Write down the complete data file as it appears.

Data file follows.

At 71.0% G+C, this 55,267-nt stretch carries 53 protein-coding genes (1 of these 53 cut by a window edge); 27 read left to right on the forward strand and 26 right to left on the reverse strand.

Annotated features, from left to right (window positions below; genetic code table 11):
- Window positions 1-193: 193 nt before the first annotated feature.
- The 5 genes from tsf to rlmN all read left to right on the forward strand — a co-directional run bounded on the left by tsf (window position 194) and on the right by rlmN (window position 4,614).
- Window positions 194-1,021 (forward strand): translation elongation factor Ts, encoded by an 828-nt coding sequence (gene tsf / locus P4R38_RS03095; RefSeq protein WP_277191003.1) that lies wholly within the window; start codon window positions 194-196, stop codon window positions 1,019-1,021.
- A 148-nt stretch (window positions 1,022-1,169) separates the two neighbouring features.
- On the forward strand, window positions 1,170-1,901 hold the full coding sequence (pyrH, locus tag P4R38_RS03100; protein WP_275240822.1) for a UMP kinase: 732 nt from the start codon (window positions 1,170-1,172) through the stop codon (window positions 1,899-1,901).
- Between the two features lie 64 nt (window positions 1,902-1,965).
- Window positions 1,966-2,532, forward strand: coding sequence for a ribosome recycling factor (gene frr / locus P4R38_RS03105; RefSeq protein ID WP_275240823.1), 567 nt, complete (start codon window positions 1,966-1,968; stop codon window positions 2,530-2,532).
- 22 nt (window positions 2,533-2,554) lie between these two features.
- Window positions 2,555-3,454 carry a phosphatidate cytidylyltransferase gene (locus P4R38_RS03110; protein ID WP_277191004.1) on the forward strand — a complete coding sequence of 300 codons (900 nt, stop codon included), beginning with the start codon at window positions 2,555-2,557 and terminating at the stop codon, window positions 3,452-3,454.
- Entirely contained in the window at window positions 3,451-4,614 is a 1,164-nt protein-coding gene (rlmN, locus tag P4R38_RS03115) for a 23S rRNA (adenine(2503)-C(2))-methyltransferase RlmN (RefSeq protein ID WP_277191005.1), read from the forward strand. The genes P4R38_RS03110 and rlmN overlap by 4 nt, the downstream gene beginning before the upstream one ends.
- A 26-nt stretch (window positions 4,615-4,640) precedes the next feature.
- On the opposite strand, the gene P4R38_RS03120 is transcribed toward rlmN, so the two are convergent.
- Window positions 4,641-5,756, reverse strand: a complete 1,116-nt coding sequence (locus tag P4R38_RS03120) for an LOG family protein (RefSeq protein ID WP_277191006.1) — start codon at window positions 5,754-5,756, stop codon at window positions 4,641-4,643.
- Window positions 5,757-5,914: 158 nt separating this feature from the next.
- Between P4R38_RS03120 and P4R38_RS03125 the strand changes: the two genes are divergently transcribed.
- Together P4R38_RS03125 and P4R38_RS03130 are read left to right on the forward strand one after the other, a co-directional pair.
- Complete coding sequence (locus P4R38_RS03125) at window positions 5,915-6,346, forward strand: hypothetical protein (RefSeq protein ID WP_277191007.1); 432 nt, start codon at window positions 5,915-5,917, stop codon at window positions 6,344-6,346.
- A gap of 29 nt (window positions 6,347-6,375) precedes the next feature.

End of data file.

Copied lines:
At 71.0% G+C, this 55,267-nt stretch carries 53 protein-coding genes (1 of these 53 cut by a window edge); 27 read left to right on the forward strand and 26 right to left on the reverse strand.

Annotated features, from left to right (window positions below; genetic code table 11):
- Window positions 1-193: 193 nt before the first annotated feature.
- The 5 genes from tsf to rlmN all read left to right on the forward strand — a co-directional run bounded on the left by tsf (window position 194) and on the right by rlmN (window position 4,614).
- Window positions 194-1,021 (forward strand): translation elongation factor Ts, encoded by an 828-nt coding sequence (gene tsf / locus P4R38_RS03095; RefSeq protein WP_277191003.1) that lies wholly within the window; start codon window positions 194-196, stop codon window positions 1,019-1,021.
- A 148-nt stretch (window positions 1,022-1,169) separates the two neighbouring features.
- On the forward strand, window positions 1,170-1,901 hold the full coding sequence (pyrH, locus tag P4R38_RS03100; protein WP_275240822.1) for a UMP kinase: 732 nt from the start codon (window positions 1,170-1,172) through the stop codon (window positions 1,899-1,901).
- Between the two features lie 64 nt (window positions 1,902-1,965).
- Window positions 1,966-2,532, forward strand: coding sequence for a ribosome recycling factor (gene frr / locus P4R38_RS03105; RefSeq protein ID WP_275240823.1), 567 nt, complete (start codon window positions 1,966-1,968; stop codon window positions 2,530-2,532).
- 22 nt (window positions 2,533-2,554) lie between these two features.
- Window positions 2,555-3,454 carry a phosphatidate cytidylyltransferase gene (locus P4R38_RS03110; protein ID WP_277191004.1) on the forward strand — a complete coding sequence of 300 codons (900 nt, stop codon included), beginning with the start codon at window positions 2,555-2,557 and terminating at the stop codon, window positions 3,452-3,454.
- Entirely contained in the window at window positions 3,451-4,614 is a 1,164-nt protein-coding gene (rlmN, locus tag P4R38_RS03115) for a 23S rRNA (adenine(2503)-C(2))-methyltransferase RlmN (RefSeq protein ID WP_277191005.1), read from the forward strand. The genes P4R38_RS03110 and rlmN overlap by 4 nt, the downstream gene beginning before the upstream one ends.
- A 26-nt stretch (window positions 4,615-4,640) precedes the next feature.
- On the opposite strand, the gene P4R38_RS03120 is transcribed toward rlmN, so the two are convergent.
- Window positions 4,641-5,756, reverse strand: a complete 1,116-nt coding sequence (locus tag P4R38_RS03120) for an LOG family protein (RefSeq protein ID WP_277191006.1) — start codon at window positions 5,754-5,756, stop codon at window positions 4,641-4,643.
- Window positions 5,757-5,914: 158 nt separating this feature from the next.
- Between P4R38_RS03120 and P4R38_RS03125 the strand changes: the two genes are divergently transcribed.
- Together P4R38_RS03125 and P4R38_RS03130 are read left to right on the forward strand one after the other, a co-directional pair.
- Complete coding sequence (locus P4R38_RS03125) at window positions 5,915-6,346, forward strand: hypothetical protein (RefSeq protein ID WP_277191007.1); 432 nt, start codon at window positions 5,915-5,917, stop codon at window positions 6,344-6,346.
- A gap of 29 nt (window positions 6,347-6,375) precedes the next feature.